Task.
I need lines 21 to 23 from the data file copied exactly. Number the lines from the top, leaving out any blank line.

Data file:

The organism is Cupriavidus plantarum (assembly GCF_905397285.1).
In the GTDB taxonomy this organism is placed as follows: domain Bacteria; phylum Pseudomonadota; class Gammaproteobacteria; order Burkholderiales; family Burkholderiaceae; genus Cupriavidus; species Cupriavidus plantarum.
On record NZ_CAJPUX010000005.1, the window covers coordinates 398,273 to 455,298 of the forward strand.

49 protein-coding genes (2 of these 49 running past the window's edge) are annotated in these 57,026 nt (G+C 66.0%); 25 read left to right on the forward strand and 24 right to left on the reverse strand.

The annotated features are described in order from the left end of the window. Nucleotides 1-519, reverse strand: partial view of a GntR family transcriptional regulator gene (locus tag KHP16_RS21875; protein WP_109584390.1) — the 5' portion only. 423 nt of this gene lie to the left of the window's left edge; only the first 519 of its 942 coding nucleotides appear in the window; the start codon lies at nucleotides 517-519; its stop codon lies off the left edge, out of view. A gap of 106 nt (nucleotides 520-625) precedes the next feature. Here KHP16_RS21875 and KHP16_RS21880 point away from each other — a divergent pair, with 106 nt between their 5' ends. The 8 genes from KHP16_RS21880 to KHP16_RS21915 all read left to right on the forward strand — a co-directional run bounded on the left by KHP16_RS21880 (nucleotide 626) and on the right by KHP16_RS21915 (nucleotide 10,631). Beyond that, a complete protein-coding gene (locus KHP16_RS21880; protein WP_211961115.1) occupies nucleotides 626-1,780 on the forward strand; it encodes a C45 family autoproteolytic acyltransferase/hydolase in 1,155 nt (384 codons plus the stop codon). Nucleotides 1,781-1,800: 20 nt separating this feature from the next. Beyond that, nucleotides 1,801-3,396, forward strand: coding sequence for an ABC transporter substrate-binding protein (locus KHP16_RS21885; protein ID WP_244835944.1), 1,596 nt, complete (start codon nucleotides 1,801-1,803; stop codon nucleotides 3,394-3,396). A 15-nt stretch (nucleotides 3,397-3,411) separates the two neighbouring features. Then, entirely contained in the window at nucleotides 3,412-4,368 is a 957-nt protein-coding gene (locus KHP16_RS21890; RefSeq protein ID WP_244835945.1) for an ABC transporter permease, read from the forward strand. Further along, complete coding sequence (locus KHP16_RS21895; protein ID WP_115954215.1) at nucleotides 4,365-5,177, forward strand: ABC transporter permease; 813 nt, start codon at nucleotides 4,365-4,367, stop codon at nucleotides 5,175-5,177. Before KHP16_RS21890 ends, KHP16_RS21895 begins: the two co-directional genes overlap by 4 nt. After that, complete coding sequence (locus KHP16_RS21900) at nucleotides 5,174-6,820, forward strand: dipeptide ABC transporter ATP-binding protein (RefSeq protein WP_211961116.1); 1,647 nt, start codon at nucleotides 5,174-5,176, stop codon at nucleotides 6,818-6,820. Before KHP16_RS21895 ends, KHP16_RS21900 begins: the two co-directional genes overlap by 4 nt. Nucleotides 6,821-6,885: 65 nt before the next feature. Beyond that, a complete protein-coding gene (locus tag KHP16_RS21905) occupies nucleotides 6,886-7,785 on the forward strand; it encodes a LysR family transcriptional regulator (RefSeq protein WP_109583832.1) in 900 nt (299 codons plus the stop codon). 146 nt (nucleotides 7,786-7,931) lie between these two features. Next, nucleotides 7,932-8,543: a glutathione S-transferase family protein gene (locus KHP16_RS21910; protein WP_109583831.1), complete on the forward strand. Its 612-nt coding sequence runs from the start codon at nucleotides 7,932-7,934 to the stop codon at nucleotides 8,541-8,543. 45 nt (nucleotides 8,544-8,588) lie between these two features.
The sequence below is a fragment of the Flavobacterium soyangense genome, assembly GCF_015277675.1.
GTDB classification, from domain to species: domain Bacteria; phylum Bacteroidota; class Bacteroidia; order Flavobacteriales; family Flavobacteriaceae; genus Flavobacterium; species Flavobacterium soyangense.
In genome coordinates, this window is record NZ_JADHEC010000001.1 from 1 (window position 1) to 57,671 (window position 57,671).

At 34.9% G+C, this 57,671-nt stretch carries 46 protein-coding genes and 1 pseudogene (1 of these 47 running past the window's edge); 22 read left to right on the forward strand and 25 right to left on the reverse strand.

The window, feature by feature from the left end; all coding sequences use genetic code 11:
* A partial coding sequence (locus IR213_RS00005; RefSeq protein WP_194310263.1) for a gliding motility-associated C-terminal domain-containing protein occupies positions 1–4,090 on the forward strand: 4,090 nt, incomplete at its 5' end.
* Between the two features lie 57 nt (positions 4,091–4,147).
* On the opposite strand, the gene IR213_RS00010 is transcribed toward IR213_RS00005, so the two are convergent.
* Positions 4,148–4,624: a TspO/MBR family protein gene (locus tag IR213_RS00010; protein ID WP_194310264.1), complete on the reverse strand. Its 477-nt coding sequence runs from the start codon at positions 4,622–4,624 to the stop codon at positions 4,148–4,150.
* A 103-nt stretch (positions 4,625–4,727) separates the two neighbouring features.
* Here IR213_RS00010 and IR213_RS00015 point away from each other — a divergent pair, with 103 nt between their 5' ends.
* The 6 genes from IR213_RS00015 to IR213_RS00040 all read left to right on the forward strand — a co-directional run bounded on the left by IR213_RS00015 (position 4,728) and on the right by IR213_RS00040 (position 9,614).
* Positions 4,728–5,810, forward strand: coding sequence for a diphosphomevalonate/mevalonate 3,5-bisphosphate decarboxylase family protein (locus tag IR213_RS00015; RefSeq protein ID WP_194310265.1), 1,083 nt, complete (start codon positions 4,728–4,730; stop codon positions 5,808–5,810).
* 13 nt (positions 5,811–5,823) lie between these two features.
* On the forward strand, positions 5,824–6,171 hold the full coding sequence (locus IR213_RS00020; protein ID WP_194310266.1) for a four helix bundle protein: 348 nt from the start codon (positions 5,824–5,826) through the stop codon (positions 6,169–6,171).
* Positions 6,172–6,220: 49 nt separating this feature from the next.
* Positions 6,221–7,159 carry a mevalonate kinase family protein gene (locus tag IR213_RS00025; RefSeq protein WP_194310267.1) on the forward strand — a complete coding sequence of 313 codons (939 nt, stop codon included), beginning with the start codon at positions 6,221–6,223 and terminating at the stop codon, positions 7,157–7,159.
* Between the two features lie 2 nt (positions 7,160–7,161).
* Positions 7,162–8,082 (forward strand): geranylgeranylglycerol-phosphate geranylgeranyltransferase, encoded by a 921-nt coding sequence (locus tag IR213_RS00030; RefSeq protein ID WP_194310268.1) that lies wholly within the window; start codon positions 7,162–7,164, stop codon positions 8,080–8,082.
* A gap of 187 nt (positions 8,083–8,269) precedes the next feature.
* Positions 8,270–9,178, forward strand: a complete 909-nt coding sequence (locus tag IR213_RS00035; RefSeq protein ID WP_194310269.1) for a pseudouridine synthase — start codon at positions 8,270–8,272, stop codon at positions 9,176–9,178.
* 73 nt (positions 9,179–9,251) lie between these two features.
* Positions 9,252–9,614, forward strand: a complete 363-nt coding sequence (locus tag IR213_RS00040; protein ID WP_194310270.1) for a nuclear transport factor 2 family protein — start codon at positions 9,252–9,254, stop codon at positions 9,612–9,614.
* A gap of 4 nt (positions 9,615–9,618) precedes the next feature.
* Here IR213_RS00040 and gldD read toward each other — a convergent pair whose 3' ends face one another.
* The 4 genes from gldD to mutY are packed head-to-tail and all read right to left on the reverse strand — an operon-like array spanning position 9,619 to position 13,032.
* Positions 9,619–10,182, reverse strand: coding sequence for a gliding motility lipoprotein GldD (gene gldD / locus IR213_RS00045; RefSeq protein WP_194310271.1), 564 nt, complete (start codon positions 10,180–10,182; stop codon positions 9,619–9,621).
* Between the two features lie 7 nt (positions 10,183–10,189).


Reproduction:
* Positions 6,172–6,220: 49 nt separating this feature from the next.
* Positions 6,221–7,159 carry a mevalonate kinase family protein gene (locus tag IR213_RS00025; RefSeq protein WP_194310267.1) on the forward strand — a complete coding sequence of 313 codons (939 nt, stop codon included), beginning with the start codon at positions 6,221–6,223 and terminating at the stop codon, positions 7,157–7,159.
* Between the two features lie 2 nt (positions 7,160–7,161).